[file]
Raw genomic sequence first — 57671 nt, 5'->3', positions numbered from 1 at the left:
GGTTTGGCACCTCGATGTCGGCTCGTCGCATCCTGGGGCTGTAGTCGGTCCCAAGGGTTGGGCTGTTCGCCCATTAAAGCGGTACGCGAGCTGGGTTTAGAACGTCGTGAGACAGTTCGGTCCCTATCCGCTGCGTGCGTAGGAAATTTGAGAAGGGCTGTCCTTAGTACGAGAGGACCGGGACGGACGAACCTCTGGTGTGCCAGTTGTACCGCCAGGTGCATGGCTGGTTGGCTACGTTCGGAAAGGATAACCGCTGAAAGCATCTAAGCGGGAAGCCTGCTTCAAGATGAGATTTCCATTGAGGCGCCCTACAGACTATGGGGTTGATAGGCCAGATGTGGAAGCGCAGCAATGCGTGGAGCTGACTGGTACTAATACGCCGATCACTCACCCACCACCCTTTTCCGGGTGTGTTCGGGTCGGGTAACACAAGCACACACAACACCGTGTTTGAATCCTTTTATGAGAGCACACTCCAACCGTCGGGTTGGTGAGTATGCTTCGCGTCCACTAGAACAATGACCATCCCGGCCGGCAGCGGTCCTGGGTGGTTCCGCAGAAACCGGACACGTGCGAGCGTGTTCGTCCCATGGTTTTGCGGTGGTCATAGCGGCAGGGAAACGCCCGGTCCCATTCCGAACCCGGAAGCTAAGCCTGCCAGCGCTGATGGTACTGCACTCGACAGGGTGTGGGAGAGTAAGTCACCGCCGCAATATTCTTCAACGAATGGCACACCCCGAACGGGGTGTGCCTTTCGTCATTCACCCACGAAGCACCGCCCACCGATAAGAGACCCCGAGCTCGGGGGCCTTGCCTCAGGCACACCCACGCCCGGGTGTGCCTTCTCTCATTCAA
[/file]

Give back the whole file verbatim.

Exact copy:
Raw genomic sequence first — 57671 nt, 5'->3', positions numbered from 1 at the left:
GGTTTGGCACCTCGATGTCGGCTCGTCGCATCCTGGGGCTGTAGTCGGTCCCAAGGGTTGGGCTGTTCGCCCATTAAAGCGGTACGCGAGCTGGGTTTAGAACGTCGTGAGACAGTTCGGTCCCTATCCGCTGCGTGCGTAGGAAATTTGAGAAGGGCTGTCCTTAGTACGAGAGGACCGGGACGGACGAACCTCTGGTGTGCCAGTTGTACCGCCAGGTGCATGGCTGGTTGGCTACGTTCGGAAAGGATAACCGCTGAAAGCATCTAAGCGGGAAGCCTGCTTCAAGATGAGATTTCCATTGAGGCGCCCTACAGACTATGGGGTTGATAGGCCAGATGTGGAAGCGCAGCAATGCGTGGAGCTGACTGGTACTAATACGCCGATCACTCACCCACCACCCTTTTCCGGGTGTGTTCGGGTCGGGTAACACAAGCACACACAACACCGTGTTTGAATCCTTTTATGAGAGCACACTCCAACCGTCGGGTTGGTGAGTATGCTTCGCGTCCACTAGAACAATGACCATCCCGGCCGGCAGCGGTCCTGGGTGGTTCCGCAGAAACCGGACACGTGCGAGCGTGTTCGTCCCATGGTTTTGCGGTGGTCATAGCGGCAGGGAAACGCCCGGTCCCATTCCGAACCCGGAAGCTAAGCCTGCCAGCGCTGATGGTACTGCACTCGACAGGGTGTGGGAGAGTAAGTCACCGCCGCAATATTCTTCAACGAATGGCACACCCCGAACGGGGTGTGCCTTTCGTCATTCACCCACGAAGCACCGCCCACCGATAAGAGACCCCGAGCTCGGGGGCCTTGCCTCAGGCACACCCACGCCCGGGTGTGCCTTCTCTCATTCAA